Fear runs rampant throughout Tokyo with the revelation that demons in fact exist amongst us. Paranoia and the darker side of humanity boils onto the streets as people turn on one another, suspecting that anyone could in fact be a demon hiding in human clothing. Amidst the growing tensions, tragedy strikes Akira causing his mind to snap, retreating into his subconscious, allowing his Devilish alter-ego Amon to break free from Akira's cage of flesh and wreak havoc on both human and demons alike.
Amon: Devilman Mokushiroku is a re-imagining of the last chapters of the original Devilman manga.
Amon: Devilman Mokushiroku was published in Italian as Amon - The Dark Side of Devilman by D/Visual from April 14, 2005 to April 4, 2006. The series was later republished by Edizioni BD under the J-POP imprint from April 30, 2014 to December 20, 2014.
Amon: Devilman Mokushiroku is supposed to be a retelling of the last arc of the original Devilman manga, so I don't recommend reading this if you haven't read the first one, because Amon doesn't explain anything about the previous plot at all.
Not only that, but it barely even explains its own plot.
The plot of Amon is all over the place. It jumps between different time periods and stories, so it actually ends up being just a bunch of episodes that don't really add up to a whole all that well.
For example, volumes 2-4 comprise one big three-volume
arc explaining the demons' origins, but it doesn't influence the rest of the story at all. It's just there.
The story as a whole I'd describe as mostly tedious, with some interesting parts that make you keep reading. There are also lots of fight scenes, of course, but most of them somehow seem lackluster and not worth talking about too much. The only redeeming feature are the great monster designs.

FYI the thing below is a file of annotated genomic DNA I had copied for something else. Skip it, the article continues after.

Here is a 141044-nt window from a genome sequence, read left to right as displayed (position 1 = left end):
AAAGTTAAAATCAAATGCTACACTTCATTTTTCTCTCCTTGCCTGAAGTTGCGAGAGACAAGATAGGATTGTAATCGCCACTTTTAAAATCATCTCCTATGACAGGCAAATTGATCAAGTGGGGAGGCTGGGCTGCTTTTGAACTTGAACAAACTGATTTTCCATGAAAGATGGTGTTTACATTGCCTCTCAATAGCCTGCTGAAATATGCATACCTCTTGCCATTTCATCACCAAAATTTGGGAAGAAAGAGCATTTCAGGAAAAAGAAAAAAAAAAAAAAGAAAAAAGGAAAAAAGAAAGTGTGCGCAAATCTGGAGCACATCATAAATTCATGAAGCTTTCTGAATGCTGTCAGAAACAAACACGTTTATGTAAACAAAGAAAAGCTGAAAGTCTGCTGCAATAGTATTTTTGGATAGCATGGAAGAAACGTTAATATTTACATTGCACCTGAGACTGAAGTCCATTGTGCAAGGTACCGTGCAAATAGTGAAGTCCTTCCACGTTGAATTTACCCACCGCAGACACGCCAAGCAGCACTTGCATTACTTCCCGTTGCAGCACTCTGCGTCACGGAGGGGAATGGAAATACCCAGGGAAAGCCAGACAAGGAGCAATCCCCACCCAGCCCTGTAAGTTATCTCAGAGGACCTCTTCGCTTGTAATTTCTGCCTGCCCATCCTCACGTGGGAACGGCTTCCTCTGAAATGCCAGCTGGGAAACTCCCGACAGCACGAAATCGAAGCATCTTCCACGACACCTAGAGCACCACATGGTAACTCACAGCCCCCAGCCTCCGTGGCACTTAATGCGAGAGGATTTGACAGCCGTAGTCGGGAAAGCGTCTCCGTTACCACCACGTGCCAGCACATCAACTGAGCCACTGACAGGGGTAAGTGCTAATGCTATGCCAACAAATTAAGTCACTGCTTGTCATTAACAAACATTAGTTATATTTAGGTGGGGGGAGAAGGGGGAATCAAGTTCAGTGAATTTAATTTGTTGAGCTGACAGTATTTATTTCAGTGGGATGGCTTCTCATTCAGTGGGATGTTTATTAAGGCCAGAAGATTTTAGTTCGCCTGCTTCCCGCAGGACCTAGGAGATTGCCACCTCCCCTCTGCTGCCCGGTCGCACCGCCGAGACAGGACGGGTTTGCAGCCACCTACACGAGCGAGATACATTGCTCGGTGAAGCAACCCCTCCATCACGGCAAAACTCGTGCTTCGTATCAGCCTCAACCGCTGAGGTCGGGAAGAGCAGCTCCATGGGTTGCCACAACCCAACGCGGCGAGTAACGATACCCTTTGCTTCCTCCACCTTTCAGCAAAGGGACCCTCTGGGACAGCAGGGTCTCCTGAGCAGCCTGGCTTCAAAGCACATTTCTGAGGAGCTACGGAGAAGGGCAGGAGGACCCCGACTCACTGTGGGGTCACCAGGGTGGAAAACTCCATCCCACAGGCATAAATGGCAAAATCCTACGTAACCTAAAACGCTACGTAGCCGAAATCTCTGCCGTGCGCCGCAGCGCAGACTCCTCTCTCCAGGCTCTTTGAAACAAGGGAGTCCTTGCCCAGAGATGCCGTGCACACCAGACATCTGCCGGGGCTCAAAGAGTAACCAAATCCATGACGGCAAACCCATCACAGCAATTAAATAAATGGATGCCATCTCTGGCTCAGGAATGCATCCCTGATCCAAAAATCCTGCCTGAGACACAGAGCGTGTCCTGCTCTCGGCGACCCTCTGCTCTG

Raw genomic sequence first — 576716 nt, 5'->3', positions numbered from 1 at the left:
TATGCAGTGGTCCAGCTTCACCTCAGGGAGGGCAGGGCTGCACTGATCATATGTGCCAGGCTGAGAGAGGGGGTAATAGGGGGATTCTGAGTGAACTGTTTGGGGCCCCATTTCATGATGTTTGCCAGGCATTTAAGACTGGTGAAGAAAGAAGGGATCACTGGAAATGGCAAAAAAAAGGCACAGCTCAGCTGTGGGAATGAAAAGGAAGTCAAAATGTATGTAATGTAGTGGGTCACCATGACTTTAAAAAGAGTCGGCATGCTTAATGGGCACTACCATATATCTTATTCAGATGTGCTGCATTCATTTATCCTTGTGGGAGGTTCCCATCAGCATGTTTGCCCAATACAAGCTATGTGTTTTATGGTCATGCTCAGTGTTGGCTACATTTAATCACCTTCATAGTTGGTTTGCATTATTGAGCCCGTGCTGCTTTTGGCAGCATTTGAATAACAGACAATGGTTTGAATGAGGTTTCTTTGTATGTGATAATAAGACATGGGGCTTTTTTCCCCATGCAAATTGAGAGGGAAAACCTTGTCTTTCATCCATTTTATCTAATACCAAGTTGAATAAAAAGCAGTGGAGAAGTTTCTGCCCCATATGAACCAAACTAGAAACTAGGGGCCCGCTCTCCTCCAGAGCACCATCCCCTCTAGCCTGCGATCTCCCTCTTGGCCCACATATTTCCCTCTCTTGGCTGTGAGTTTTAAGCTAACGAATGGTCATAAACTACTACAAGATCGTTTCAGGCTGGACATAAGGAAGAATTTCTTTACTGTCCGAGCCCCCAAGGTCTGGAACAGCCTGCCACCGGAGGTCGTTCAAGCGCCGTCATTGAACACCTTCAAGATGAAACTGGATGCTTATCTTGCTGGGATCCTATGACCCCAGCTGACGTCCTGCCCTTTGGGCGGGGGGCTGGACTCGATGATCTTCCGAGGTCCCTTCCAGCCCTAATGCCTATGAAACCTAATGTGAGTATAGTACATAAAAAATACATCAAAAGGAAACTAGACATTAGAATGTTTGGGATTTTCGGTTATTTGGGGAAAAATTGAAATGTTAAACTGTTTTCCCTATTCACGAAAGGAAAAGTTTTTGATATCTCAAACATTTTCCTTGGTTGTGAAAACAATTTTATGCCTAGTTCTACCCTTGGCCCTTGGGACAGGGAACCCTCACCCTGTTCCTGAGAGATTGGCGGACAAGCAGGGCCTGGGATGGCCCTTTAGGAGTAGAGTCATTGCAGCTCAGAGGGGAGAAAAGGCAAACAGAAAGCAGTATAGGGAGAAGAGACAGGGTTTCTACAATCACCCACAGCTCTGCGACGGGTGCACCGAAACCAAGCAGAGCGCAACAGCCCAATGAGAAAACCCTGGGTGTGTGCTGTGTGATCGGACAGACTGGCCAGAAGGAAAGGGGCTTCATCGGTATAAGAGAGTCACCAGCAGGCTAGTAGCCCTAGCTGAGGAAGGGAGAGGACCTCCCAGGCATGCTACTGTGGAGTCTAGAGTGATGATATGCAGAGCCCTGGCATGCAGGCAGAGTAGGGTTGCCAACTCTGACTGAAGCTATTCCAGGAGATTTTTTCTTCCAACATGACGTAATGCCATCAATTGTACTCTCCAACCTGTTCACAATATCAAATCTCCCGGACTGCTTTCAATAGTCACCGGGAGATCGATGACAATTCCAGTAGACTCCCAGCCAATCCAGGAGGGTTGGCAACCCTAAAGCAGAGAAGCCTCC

The best thing about Amon by far is its art. I'd go as far as saying that it's the only part that's well done and the reason I started reading it in the first place.
The art is very gritty and detailed, complementing the story very well. The character and especially the monster designs look great and are frequently shown off in beautiful single page or two-page panels. The backgrounds are also elaborately drawn, although they're often monotonous, showing mostly ruins and scorched earth.
Also, this is a very visual manga without much dialogue explaining what's going on, which is both a good thing and a bad thing. The artist builds atmosphere and expresses the characters' (mostly Akira's and Ryou's, though) psychological states visually, without much exposition. This works very well, but also makes for some confusing parts of the story, mostly regarding the characters' motivations, which are pretty unclear (at least if you ask me).
The characters are mostly redesigns of established characters from the original Devilman manga, some of them having been promoted to more important roles, but mostly staying the same, which is not necessarily a bad thing.
Just like in the original manga, Akira and Ryou are the most interesting characters here and Akira's character arc, revolving around him questioning his humanity, is, in my opinion, the best part of Amon.
The contrast between his demon side and his human side is done even better than in the original manga.
Amon also adds some new major villains to the Devilman lore, but they're completely forgettable and unnecessary, as are their story arcs.
Enjoyment and Overall: 5
There certainly were parts of Amon that I've enjoyed, but they're sadly burried under the bad storytelling. The reader might get a few kicks from the fighting, but that isn't very varied, either.
In conclusion, read this if you're a hardcore Devilman fan, but don't expect much more than good art, some fighting and a few moments of interesting character drama. It's a quick read, if anything.